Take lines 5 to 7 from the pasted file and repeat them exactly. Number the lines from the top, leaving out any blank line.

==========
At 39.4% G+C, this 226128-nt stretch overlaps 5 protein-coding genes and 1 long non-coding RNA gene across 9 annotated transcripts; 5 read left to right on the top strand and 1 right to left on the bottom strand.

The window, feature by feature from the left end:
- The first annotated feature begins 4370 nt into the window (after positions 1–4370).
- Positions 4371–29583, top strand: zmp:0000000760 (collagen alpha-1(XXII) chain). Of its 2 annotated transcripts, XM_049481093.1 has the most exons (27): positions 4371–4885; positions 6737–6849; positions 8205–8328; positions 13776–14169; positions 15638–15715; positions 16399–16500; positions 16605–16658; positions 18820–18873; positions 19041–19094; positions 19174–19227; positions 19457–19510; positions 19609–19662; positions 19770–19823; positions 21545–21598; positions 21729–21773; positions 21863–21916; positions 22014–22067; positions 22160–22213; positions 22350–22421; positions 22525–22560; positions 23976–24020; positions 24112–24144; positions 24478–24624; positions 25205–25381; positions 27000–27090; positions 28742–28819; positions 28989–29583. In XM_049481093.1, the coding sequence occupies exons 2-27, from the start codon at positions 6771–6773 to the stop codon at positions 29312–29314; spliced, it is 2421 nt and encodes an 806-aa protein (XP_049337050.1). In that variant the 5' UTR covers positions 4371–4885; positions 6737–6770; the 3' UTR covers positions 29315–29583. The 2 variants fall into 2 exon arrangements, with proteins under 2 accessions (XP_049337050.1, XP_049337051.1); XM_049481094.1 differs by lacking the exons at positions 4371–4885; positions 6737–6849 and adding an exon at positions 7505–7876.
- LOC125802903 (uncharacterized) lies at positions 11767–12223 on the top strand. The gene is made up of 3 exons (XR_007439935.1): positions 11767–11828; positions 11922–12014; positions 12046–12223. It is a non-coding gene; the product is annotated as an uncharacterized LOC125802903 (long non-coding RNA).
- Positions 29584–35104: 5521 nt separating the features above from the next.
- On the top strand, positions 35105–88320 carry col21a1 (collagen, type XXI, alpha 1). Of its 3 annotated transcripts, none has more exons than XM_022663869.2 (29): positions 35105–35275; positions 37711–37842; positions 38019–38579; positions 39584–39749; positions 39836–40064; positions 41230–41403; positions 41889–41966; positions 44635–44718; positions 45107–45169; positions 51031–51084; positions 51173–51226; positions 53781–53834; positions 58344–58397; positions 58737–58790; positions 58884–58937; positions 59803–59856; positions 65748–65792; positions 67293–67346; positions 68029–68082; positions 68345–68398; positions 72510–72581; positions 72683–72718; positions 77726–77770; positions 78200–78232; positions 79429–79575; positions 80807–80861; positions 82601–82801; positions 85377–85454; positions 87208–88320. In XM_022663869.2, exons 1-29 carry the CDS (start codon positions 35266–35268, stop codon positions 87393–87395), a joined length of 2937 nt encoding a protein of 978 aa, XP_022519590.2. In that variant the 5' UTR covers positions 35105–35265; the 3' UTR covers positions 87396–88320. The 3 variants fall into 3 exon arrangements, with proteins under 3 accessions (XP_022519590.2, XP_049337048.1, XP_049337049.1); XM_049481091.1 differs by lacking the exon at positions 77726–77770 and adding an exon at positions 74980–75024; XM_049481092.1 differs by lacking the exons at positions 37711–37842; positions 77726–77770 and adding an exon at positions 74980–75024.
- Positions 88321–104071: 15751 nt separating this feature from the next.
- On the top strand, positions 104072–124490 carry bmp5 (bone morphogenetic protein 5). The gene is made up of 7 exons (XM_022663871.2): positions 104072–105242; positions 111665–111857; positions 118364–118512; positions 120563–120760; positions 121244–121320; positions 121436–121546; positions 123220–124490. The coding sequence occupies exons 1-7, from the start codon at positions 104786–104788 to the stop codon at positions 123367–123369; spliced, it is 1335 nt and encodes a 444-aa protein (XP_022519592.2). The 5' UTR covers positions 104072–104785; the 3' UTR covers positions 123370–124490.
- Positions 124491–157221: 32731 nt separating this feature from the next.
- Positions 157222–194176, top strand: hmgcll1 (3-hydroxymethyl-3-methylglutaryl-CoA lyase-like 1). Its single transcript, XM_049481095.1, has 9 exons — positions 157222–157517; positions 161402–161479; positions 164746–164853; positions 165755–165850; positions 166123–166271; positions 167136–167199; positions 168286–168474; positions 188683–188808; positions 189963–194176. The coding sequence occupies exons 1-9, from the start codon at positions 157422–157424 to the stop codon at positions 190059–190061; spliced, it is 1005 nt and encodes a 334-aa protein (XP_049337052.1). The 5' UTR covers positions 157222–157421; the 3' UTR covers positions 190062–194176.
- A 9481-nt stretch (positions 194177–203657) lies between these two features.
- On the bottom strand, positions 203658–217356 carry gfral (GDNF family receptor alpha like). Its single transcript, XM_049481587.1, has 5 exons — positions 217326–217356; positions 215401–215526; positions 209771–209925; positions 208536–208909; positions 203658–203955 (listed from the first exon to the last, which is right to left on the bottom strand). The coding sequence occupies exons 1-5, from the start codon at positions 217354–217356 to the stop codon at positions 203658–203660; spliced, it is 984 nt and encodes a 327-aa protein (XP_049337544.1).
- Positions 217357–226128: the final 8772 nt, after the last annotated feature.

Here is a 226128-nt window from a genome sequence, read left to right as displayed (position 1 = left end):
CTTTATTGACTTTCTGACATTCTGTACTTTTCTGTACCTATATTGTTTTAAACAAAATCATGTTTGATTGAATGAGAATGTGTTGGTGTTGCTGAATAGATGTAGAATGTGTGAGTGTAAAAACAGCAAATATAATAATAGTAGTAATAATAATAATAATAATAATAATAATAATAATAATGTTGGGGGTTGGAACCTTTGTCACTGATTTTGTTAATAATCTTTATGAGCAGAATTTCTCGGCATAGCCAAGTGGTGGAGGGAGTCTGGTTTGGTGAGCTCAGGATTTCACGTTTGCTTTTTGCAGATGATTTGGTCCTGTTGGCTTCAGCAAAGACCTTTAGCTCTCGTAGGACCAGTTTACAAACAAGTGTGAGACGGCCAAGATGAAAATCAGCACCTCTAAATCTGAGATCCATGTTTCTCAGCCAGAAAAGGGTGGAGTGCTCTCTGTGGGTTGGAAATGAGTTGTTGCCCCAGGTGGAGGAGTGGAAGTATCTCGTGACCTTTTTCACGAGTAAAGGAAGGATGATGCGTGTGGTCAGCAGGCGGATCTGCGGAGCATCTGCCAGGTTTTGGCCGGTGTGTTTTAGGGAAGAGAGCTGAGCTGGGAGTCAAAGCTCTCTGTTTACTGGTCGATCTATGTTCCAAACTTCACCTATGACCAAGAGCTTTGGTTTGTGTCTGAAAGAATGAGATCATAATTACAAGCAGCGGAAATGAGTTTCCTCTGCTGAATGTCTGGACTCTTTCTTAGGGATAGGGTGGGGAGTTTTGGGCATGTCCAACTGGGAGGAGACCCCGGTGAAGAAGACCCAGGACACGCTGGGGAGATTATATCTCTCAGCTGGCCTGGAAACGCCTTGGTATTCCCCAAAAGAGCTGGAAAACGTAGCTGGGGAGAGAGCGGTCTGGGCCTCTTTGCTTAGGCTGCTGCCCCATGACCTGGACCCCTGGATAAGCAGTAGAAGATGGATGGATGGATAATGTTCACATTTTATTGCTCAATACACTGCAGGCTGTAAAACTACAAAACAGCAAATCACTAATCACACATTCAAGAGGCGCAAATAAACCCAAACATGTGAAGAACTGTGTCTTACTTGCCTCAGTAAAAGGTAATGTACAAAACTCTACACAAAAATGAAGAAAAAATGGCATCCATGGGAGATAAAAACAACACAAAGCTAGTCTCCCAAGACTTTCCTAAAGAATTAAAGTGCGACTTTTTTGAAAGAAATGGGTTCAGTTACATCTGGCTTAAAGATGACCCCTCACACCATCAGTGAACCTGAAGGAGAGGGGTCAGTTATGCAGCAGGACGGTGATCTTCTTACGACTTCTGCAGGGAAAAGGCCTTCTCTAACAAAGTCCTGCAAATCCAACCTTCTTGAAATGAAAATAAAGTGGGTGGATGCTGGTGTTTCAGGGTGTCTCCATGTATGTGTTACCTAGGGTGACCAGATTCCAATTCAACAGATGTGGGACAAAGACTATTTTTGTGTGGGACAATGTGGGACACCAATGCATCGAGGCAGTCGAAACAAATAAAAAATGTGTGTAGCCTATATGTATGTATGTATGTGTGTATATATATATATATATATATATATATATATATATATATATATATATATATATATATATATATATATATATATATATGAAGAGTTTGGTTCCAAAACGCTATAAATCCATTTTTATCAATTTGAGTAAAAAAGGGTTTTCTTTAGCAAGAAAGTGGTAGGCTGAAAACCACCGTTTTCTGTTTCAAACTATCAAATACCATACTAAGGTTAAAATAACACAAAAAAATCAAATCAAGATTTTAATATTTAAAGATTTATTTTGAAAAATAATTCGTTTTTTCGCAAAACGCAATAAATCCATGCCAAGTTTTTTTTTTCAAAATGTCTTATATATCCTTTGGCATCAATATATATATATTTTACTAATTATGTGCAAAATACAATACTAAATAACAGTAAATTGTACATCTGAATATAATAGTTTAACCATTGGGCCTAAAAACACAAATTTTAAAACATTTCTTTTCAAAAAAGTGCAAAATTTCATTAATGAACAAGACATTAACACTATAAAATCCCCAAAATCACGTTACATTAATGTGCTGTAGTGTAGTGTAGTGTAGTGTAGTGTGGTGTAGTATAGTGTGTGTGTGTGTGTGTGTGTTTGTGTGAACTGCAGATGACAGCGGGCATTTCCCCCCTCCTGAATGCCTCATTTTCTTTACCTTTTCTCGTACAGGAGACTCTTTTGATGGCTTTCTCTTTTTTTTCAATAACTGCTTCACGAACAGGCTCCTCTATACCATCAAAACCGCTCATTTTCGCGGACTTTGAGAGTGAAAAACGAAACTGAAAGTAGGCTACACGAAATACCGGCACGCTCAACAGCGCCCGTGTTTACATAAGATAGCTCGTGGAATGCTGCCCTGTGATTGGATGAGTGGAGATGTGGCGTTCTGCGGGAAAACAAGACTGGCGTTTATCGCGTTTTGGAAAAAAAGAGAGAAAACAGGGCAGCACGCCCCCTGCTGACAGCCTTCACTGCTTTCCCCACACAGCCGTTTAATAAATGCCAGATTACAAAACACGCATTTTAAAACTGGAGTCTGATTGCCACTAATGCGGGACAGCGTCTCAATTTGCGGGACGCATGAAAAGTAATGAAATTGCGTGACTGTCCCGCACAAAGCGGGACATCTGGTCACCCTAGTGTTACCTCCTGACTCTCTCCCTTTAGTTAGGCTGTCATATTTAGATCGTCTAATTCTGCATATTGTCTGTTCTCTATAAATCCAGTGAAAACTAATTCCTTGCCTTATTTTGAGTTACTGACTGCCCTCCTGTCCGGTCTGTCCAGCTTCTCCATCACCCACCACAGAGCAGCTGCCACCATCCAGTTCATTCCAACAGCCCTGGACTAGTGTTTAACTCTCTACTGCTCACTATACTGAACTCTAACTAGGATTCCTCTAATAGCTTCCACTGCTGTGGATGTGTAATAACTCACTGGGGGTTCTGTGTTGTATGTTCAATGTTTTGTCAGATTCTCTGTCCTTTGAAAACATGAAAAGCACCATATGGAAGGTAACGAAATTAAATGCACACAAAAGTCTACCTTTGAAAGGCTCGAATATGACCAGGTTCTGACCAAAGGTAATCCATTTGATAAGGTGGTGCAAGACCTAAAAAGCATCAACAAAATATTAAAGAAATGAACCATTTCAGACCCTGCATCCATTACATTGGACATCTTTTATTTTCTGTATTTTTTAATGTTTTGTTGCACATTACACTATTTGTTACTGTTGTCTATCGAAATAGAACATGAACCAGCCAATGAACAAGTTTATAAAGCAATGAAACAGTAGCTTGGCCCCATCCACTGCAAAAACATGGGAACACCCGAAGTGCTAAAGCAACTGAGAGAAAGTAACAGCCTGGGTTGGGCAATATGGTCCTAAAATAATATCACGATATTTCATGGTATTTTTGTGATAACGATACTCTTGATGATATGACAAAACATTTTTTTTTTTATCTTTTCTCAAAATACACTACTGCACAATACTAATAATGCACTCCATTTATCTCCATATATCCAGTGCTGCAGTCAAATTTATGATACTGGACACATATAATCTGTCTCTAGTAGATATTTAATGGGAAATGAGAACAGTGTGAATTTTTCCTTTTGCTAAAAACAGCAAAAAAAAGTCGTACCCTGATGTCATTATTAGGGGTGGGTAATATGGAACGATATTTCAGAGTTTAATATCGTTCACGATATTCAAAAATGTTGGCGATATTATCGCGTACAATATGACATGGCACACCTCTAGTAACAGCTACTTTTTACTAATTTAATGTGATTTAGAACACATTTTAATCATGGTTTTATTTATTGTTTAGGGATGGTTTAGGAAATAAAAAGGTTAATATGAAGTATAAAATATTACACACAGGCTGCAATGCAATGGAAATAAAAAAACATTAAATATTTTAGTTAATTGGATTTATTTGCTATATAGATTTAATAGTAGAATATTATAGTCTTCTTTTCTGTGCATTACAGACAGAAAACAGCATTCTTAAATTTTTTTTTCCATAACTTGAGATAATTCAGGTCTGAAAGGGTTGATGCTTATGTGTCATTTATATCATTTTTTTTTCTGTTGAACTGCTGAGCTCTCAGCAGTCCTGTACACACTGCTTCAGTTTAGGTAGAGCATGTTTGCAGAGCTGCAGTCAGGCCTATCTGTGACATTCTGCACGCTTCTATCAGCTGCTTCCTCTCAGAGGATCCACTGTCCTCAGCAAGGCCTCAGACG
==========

- LOC125802903 (uncharacterized) lies at positions 11767–12223 on the top strand. The gene is made up of 3 exons (XR_007439935.1): positions 11767–11828; positions 11922–12014; positions 12046–12223. It is a non-coding gene; the product is annotated as an uncharacterized LOC125802903 (long non-coding RNA).
- Positions 29584–35104: 5521 nt separating the features above from the next.
- On the top strand, positions 35105–88320 carry col21a1 (collagen, type XXI, alpha 1). Of its 3 annotated transcripts, none has more exons than XM_022663869.2 (29): positions 35105–35275; positions 37711–37842; positions 38019–38579; positions 39584–39749; positions 39836–40064; positions 41230–41403; positions 41889–41966; positions 44635–44718; positions 45107–45169; positions 51031–51084; positions 51173–51226; positions 53781–53834; positions 58344–58397; positions 58737–58790; positions 58884–58937; positions 59803–59856; positions 65748–65792; positions 67293–67346; positions 68029–68082; positions 68345–68398; positions 72510–72581; positions 72683–72718; positions 77726–77770; positions 78200–78232; positions 79429–79575; positions 80807–80861; positions 82601–82801; positions 85377–85454; positions 87208–88320. In XM_022663869.2, exons 1-29 carry the CDS (start codon positions 35266–35268, stop codon positions 87393–87395), a joined length of 2937 nt encoding a protein of 978 aa, XP_022519590.2. In that variant the 5' UTR covers positions 35105–35265; the 3' UTR covers positions 87396–88320. The 3 variants fall into 3 exon arrangements, with proteins under 3 accessions (XP_022519590.2, XP_049337048.1, XP_049337049.1); XM_049481091.1 differs by lacking the exon at positions 77726–77770 and adding an exon at positions 74980–75024; XM_049481092.1 differs by lacking the exons at positions 37711–37842; positions 77726–77770 and adding an exon at positions 74980–75024.